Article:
Furthermore, AIG's newly installed CEO, Edward M. Liddy, told Treasury last week that the AIG traders in question were still needed because only they could minimize the damage they had done. "AIGFP's books also contain a significant number of complex so-called bespoke transactions that are difficult to understand and manage," the company announced in a document sent to the Treasury by Liddy. "This is one reason replacing key traders and risk managers would not be practical on a large scale. Personal knowledge of the trades and the unique systems at AIGFP will be critical to an effective unwind of AIGFP's businesses and portfolios." In other words, the guy who just stabbed the nation in the gut is the only surgeon who can stop the bleeding. (See the top 10 scandals of 2008.)
And these people will now walk away with a significant payday: $165 million for about 400 employees, on top of $55 million the same people earned last year, a year that ended with AIG posting a $61.7 billion fourth-quarter loss, the largest quarterly loss in corporate history. (If it is any consolation, senior managers in the financial-products division will make about 43% less in 2008 than they did a year earlier, according to the company.) As Fed Chairman Ben Bernanke put it, "It makes me angry. I slammed the phone down more than a few times discussing AIG. I understand why the American people are so angry. It's absolutely unfair."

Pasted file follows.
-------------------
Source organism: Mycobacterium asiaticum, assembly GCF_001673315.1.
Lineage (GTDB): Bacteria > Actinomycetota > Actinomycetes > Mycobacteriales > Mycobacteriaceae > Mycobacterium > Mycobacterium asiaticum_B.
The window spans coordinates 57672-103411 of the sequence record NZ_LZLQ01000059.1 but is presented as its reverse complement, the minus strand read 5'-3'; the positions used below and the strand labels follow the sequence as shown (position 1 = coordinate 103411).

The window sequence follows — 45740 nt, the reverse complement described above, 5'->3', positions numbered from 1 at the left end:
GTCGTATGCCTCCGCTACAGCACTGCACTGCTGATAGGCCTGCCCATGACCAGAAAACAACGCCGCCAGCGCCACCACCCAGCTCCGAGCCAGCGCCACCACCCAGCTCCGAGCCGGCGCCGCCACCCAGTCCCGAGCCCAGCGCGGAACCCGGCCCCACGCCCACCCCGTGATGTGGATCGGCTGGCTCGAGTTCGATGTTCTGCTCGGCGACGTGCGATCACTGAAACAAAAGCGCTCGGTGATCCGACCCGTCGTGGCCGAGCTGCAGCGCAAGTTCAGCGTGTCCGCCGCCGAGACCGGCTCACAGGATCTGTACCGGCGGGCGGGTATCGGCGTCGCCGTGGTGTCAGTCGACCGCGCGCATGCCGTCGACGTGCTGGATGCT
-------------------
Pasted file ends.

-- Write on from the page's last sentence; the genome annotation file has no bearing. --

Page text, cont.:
But like Obama, Bernanke and the rest of the political élite who lined up Monday to share their outrage are rather powerless to act. If AIG failed, almost all experts agree, the damage to the entire financial system would be horrific. So the leadership has little to do but posture. "Unconscionable," said House Speaker Nancy Pelosi. "Outrageous," said her Republican counterpart, John Boehner. Senator Chris Dodd, chair of the banking committee that failed to regulate AIG, called on the executives to "voluntarily" forgo their bonuses. The best the government looks able to do is insist on some tough new pay restrictions going forward before giving AIG its next installment of $30 billion.
Though Obama's tone fell somewhat short, he has proved that he understands the level of humiliation now being foisted on American taxpayers. He described the stakes of the current situation perfectly. "This is not just a matter of dollars and cents," the President said in the East Room. "It's about our fundamental values. All across the country, there are people who are working hard and meeting their responsibilities every single day without the benefit of government bailouts or multimillion-dollar bonuses."
But even as he described the problem, Obama offered little hope of exacting justice for past violations of the social compact. Instead, he asked the country to look forward, to an era of new regulations that will prevent a repeat of these failures. And he repeated again the outrage that most Americans now feel, with a little levity to lighten the mood. "I'm choked up with anger," he said, to cover for his coughs. It was a fleeting laugh for a nation steaming with fury.